What does a modern social business policy look like, one that enables this scenario? It should contain the following three ongoing processes:
The modern social media policy should be contained in a blog post, wiki page, or some other social artifact so it can be revised quickly and easily, as well as commented on and discussed. It should be updated no less than once a month and preferably after every significant lesson learned.
It should contain the code of conduct, key laws and regulations that must be followed for that industry and company, as well as relevant IT policy and associated issues. It should also contain good examples of best practices that helps spark workflow improvements and local innovations to business processes. This latter piece is a major opportunity missed in my opinion and requires little additional effort. The policy should also represent the latest best practices being captured within the organization, giving examples of key elements of the policy. In fact, tying useful techniques to policy ensure that the additional context makes it more relevant as well as making it much more useful and interesting to most line workers, increasingly absorption.
The social media policy should be communicated via training, clearly articulated goals and incentives (real-life examples of which I’ll explore as soon as possible), and executive outreach including leading through example. Communication of the policy should be conducted during new employee on boarding, for contractors, and for existing employees, ideally using lightweight education technologies that makes it simple to review. In fact, since the policy will change often, the lightest weight forms of content should be used since it will be updated frequently.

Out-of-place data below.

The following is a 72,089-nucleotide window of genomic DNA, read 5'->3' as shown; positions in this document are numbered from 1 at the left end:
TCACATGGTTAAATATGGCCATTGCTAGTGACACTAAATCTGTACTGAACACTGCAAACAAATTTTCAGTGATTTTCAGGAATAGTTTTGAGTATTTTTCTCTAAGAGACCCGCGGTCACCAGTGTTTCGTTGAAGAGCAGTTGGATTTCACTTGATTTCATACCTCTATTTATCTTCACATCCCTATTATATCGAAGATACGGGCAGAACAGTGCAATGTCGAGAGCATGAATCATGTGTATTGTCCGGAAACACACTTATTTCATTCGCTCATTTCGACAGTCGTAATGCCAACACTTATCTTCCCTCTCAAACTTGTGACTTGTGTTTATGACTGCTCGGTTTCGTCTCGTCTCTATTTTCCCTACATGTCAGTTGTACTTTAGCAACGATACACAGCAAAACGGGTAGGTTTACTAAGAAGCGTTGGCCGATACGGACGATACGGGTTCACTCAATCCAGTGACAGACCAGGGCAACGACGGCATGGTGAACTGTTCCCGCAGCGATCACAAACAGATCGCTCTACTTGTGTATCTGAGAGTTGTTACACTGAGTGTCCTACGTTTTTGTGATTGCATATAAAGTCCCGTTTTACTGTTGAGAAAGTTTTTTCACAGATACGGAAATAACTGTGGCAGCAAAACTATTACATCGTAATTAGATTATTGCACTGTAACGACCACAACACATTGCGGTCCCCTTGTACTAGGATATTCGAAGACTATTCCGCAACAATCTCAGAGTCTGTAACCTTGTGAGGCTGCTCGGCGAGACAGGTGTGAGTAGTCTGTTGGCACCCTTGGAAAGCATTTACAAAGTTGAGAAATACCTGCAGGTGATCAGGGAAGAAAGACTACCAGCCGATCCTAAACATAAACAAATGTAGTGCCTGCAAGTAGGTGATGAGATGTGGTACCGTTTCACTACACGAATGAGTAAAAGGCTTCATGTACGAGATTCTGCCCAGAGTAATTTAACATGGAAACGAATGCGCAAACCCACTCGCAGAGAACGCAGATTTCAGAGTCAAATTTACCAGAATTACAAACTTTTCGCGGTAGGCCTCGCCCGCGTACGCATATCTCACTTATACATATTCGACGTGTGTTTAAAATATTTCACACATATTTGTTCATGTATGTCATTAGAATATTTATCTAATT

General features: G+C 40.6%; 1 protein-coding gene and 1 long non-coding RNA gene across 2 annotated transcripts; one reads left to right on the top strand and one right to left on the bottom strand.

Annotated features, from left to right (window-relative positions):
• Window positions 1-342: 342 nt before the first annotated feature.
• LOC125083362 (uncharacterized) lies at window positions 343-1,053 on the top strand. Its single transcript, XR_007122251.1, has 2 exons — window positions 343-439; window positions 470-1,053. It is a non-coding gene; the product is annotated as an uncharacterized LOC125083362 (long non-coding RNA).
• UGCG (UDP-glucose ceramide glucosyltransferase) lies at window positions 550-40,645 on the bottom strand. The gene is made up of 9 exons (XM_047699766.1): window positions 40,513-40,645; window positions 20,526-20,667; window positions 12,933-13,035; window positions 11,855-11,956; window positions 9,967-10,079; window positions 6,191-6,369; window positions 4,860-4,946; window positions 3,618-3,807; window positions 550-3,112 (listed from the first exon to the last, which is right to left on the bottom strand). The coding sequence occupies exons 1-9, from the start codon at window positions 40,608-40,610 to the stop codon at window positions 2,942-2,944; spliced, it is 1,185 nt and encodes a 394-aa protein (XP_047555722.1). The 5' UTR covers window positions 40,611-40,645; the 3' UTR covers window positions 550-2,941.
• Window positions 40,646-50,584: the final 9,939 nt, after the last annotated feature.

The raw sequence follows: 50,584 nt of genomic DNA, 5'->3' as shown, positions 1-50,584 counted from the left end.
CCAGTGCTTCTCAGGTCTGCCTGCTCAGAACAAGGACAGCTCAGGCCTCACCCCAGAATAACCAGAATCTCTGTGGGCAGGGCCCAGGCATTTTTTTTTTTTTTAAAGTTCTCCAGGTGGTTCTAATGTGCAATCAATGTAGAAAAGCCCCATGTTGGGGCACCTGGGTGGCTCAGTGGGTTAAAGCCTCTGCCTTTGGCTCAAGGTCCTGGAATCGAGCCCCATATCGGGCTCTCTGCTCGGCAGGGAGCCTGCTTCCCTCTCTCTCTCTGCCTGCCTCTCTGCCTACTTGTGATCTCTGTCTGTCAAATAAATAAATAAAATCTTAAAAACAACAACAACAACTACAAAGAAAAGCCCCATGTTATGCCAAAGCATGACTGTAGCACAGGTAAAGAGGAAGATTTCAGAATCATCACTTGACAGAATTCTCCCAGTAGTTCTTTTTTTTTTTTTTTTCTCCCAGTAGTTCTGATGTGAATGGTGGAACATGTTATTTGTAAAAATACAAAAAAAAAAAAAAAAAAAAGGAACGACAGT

When it comes to social media, the best way to reduce concerns about risk and liability while simultaneously ensuring safety and widespread participation is to trust, but verify. The latest social media compliance tools can be used to literally embody the social media policy as a real, participatory actor in the system, creating secure narrative logs for regulators and internal audit, while monitoring conversations, detecting policy violations quickly, and interceding automatically if necessary. This is where exciting new fields of social analytics and business intelligence come into play as a key element of monitoring, detection, and reporting. I’ll be exploring the latest of these capabilities soon to see what their strengths and weaknesses are, but it’s currently ushering in a major new way to connect policy, corporate governance, while lifting the shackles from social media so it can get real work done while practically dealing with the realities of a highly dynamic and freeform new medium.
Thus, taking all three of these processes into account, the best way to connect employees to social media is to create an environment where their actions are not only going to be checked with business guidelines at a distance, but literally made safe yet productive at all times. While this is a newer conception of policy, as a living, breathing agent in the ecosystem, it’s one that is now within reach for most firms to ensure the openness and transparency of social media give us the results we’re looking for, day in and day out.
Social business is rapidly evolving and the possibilities of enabling social media in a policy driven way that lowers concerns while tapping into what makes it special is key. I’d love to hear your stories about how your organization is dealing with policy.
(Cross-posted @ Dachis Group :: Collaboratory)